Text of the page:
On The Record: Jason ‘Newkon’ Ulep
BY KALANI WILHELM / Special to the Star-Advertiser
Art and life has always been one in the same for Jason “Newkon” Ulep.
Before sketching elaborate works of colorful inspiration for the world to see, Ulep’s art obsession began in his hanabata days doodling on the walls of his room with crayons.
Fast forward to the present and Ulep is the senior graphic designer for FOX, an internationally recognized action sports and clothing brand and one of the industry leaders in the world of motor-cross, BMX, surfing, wakeboarding and mountain biking.
With the company’s substantial presence nationwide and overseas at retail chains like Tilly’s, Pac Sun and Zumiez, Ulep has spent the last three years taking the brand to new heights. He owes it all to life lessons learned in Hawaii for shaping his identity.
Had it not been for the trials and tribulations and influx of support from friends and family rooted here, he might not have ever found the desire or the courage to push his potential to the limit.
“Like I tell everyone up here (in California), there are hundred guys better than me back in Hawaii, I just got lucky because I made the choice to try and make it,” he said.
The Hawaii art world will welcome Ulep home next weekend with an art show in his honor at the Prototype store in Pearlridge Center.
The showcase, “Dead Man Walking,” will not only celebrate Ulep’s rise from young graffiti artist to professional graphic designer, but also symbolize the old adage of a local boy who did good for himself.
The four-hour exhibit will also feature the art acumen of over 30 local and internationally recognized artists such as Katch, Aaron “Woes” Martin, Beak, Pancho and Alex Garcia.
“It’s such a dream come true, that I almost have to pinch myself every morning to make sure it’s real,” said Ulep, who now resides in Irvine, Calif. “My life as a designer has been a blessing and one I never saw coming.”
Ulep will bring anywhere from 50 to 80 original art pieces for the occasion and said the show was four years in the making. Since he moved to California in 2009, he has worked with L.A. street brand Kallusive and been a graphic designer for iconic surf culture brand Maui and Sons. He’s also designed for big brands like Skechers and Town and Country.
“I left Hawaii with no real warning,” he said. “I’m a dead man walking, doing better than I ever have before. Coming from a small plantation town called Waialua … never would I think this could have been possible.”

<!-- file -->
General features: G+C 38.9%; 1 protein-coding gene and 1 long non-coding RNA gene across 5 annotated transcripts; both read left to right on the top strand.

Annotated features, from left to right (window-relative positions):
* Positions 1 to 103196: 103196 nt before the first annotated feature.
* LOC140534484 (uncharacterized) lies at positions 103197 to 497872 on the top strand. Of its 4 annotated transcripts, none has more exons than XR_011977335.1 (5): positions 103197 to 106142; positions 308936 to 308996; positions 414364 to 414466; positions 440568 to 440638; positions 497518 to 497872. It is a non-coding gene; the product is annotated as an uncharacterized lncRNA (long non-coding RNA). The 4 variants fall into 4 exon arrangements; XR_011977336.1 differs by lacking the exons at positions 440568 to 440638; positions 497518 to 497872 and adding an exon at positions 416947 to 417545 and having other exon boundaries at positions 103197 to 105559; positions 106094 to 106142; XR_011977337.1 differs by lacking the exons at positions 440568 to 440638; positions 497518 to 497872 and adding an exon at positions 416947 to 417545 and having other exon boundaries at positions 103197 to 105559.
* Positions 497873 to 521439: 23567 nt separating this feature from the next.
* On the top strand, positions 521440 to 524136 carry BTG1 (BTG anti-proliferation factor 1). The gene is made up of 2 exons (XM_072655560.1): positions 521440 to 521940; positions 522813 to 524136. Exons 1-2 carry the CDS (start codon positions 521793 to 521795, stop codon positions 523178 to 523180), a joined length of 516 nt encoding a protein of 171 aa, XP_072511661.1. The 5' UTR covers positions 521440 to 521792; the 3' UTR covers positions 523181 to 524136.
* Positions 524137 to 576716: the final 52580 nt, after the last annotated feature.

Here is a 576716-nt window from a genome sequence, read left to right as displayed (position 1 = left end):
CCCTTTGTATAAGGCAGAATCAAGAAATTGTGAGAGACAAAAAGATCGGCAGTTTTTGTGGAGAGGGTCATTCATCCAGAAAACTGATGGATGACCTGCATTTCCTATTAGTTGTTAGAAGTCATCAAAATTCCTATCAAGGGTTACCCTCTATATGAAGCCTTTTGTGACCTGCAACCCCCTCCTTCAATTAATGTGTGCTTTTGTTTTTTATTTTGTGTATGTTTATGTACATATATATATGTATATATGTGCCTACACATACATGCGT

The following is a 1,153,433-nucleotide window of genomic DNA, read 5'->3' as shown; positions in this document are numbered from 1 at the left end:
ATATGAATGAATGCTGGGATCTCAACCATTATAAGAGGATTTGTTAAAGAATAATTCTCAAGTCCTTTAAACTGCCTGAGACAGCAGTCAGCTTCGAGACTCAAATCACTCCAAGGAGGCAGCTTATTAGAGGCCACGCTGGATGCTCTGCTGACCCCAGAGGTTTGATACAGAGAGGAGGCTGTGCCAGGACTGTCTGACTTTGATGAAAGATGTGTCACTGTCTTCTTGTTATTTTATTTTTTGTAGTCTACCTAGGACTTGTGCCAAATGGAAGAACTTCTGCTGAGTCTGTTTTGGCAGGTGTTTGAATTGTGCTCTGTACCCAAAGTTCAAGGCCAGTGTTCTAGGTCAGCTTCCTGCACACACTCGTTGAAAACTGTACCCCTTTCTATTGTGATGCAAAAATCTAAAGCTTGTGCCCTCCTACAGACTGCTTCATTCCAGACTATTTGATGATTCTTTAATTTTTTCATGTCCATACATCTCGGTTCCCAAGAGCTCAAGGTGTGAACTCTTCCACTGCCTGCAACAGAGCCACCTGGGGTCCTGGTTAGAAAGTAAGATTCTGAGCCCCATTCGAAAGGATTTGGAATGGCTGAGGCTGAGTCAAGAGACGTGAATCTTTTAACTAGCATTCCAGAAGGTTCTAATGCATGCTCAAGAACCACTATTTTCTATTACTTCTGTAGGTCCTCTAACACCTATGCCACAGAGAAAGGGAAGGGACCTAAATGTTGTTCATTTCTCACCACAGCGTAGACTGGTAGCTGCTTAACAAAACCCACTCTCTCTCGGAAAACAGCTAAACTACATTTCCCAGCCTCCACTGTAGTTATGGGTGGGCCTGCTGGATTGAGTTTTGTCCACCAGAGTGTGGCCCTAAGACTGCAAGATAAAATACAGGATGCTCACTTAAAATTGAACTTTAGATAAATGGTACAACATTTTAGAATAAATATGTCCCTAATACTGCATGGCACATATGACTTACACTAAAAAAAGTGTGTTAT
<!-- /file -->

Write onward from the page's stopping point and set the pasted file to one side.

In the mid 1990s, Ulep was a talented street artist going by the name “Newkoncept.” Tagging illegal graffiti with an arsenal of spray cans was his game.
The thrill of claiming a wall was the ultimate rush. The problem was, he was also running Hypersquad Dance Company at the time, a business pouring in tons of positivity for aspiring young dancers.
Newkon, the artist who loved his graffiti was in conflict with Jason Ulep, the positive role model and young business owner. He vividly remembers feeling like he was living a double life and guilt quickly set in.
“What made it a tough balance was that a lot of people looked up to me as I was a strong figure in the community,” Ulep said. “What scared me was that I knew the consequence of being a graffiti artist.”
Thankfully, Ulep decided to focus on business before illegal pleasure. The decision was not necessarily by choice; he just didn’t have the time to both.
It took 10 years for Ulep’s passion for urban street art to rekindle to the point where he was embraced by artists of all styles. Live painting demos, commissioned murals and exposure via local and national art shows soon followed. Needless to say, his passion was updated and reborn and remained ever since.
“I owe everything to Hawaii and to everyone who was on this journey with me,” he said. “Being around kids, and the street scene helped me remember just how much I loved doing art.
“Art is one hundred percent more accepted now. The most wanted graffiti artist or vandals, as the media called them 10 years ago, have emerged into rock stars. From clothing brands to traveling the world painting murals (and) designing toys, the possibilities are endless.”
With Ulep’s vision and purpose clearly defined, he hopes to instill similar hopes and desires in the next generation of young artists simply by believing limitations are just a figment of one’s imagination.
“I’d like to show the kids from Hawaii that I know we’re far away on a little rock in the middle of nowhere, but dream big and it can be done. Take a chance and do it.”
Kalani Wilhelm covers nightlife and music for the Pulse. Contact him via email or follow him on Twitter.